“What most upsets me,” he adds, “is that my Israeli oncologist studied in Russia. Your doctors acquired their knowledge in our country, the best ones came here and we were left with nothing. I don't know what's the problem with our healthcare system, why there is such a lack of trust, but something in the system is built wrong and it's not a matter of resources.”

Keep up with the world. Break out of the bubble.
Sign up to our expressly international daily newsletter!
Geopolitics

How Thailand's Lèse-Majesté Law Is Used To Stifle All Protest

Once meant to protect the royal family, the century-old law has become a tool for the military-led government in Bangkok to stamp out all dissent. A new report outlines the abuses.

Pro-Democracy protest at The Criminal Court in Bangkok, Thailand

Laura Valentina Cortés Sierra

"We need to reform the institution of the monarchy in Thailand. It is the root of the problem." Those words, from Thai student activist Juthatip Sirikan, are a clear expression of the growing youth-led movement that is challenging the legitimacy of the government and demanding deep political changes in the Southeast Asian nation. Yet those very same words could also send Sirikan to jail.

Thailand's Criminal Code 'Lèse-Majesté' Article 112 imposes jail terms for defaming, insulting, or threatening the monarchy, with sentences of three to 15 years. This law has been present in Thai politics since 1908, though applied sparingly, only when direct verbal or written attacks against members of the royal family.


But after the May 2014 military coup d'état, Thailand experienced the first wave of lèse-majesté arrests, prosecutions, and detentions of at least 127 individuals arrested in a much wider interpretation of the law.

The recent report 'Second Wave: The Return of Lèse-Majesté in Thailand', documents how the Thai government has "used and abused Article 112 of the Criminal Code to target pro-democracy activists and protesters in relation to their online political expression and participation in peaceful pro-democracy demonstrations."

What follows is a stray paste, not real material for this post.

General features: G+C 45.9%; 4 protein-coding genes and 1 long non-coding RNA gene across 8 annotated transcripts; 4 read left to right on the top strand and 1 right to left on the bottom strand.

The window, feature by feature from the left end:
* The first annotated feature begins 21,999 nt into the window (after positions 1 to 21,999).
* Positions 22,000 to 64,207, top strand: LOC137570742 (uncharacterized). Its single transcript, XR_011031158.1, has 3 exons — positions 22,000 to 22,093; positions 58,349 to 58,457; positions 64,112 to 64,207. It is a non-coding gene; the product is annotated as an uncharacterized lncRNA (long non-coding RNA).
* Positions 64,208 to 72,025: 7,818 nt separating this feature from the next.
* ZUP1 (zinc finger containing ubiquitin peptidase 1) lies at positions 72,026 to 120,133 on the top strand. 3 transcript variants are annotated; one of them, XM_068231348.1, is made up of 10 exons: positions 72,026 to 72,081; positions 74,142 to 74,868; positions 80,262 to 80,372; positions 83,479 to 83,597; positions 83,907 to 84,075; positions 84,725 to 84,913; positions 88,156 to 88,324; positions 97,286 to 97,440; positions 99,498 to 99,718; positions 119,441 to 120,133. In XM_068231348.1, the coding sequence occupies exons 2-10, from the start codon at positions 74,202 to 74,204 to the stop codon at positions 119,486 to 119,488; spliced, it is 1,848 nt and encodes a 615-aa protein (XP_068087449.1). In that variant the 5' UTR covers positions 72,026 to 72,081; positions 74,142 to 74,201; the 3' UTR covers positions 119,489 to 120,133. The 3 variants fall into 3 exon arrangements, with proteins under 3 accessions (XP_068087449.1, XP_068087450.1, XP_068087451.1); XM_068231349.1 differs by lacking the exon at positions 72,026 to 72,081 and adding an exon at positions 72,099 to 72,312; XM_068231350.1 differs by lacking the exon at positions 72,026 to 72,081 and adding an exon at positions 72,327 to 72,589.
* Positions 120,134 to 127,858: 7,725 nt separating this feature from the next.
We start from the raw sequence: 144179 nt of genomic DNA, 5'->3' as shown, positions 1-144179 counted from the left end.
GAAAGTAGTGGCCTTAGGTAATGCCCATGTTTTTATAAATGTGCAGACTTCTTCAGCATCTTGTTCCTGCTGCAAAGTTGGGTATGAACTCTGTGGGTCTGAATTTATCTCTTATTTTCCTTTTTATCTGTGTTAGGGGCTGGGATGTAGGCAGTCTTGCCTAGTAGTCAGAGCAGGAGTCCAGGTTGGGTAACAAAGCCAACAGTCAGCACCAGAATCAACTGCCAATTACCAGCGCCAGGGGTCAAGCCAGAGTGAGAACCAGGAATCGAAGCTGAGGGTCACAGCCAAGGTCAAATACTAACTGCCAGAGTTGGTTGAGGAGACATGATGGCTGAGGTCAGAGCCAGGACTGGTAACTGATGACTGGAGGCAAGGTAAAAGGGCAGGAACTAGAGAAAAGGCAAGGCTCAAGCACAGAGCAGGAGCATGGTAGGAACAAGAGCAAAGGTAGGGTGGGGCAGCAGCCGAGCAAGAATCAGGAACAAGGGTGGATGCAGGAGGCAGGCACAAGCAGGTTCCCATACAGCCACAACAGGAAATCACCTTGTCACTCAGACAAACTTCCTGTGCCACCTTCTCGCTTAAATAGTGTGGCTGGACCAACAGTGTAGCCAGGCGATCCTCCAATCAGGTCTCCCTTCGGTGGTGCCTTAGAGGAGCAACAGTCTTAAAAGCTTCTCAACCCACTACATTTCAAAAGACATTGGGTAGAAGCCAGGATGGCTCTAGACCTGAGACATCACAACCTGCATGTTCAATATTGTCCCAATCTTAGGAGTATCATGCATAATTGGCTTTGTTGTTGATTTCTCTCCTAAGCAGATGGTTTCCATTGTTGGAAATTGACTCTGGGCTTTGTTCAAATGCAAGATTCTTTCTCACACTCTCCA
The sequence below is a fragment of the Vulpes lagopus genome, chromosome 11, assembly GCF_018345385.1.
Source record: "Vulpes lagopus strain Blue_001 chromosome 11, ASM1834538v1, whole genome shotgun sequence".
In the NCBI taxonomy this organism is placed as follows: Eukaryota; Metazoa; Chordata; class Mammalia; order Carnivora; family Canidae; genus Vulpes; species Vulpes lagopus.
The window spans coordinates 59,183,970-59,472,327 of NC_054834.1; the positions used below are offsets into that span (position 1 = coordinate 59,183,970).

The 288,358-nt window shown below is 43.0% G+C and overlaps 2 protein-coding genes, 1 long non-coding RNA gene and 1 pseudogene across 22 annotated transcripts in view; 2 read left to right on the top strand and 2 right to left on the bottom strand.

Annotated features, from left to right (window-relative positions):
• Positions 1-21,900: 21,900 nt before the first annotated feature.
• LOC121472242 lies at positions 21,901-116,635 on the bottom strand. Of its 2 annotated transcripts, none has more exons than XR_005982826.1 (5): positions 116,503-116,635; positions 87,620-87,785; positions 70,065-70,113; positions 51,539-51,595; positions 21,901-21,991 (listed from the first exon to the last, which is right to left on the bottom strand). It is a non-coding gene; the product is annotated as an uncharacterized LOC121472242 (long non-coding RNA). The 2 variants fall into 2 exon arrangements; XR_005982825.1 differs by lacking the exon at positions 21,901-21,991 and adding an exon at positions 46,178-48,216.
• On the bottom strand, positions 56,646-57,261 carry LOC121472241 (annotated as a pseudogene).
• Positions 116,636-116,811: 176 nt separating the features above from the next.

Criticism of any 'royal project'

The investigation shows 124 individuals, including at least eight minors, have been charged with lèse-majesté between November 2020 and August 2021. Nineteen of them served jail time. The new wave of charges is cited as a response to the rising pro-democracy protests across Thailand over the past year.

Juthatip Sirikan explains that the law is now being applied in such a broad way that people are not allowed to question government budgets and expenditure if they have any relationship with the royal family, which stifles criticism of the most basic government decision-making since there are an estimated 5,000 ongoing "royal" projects. "Article 112 of lèse-majesté could be the key (factor) in Thailand's political problems" the young activist argues.

In 2020 the Move Forward opposition party questioned royal spending paid by government departments, including nearly 3 billion baht (89,874,174 USD) from the Defense Ministry and Thai police for royal security, and 7 billion baht budgeted for royal development projects, as well as 38 planes and helicopters for the monarchy. Previously, on June 16, 2018, it was revealed that Thailand's Crown Property Bureau transferred its entire portfolio to the new King Maha Vajiralongkorn.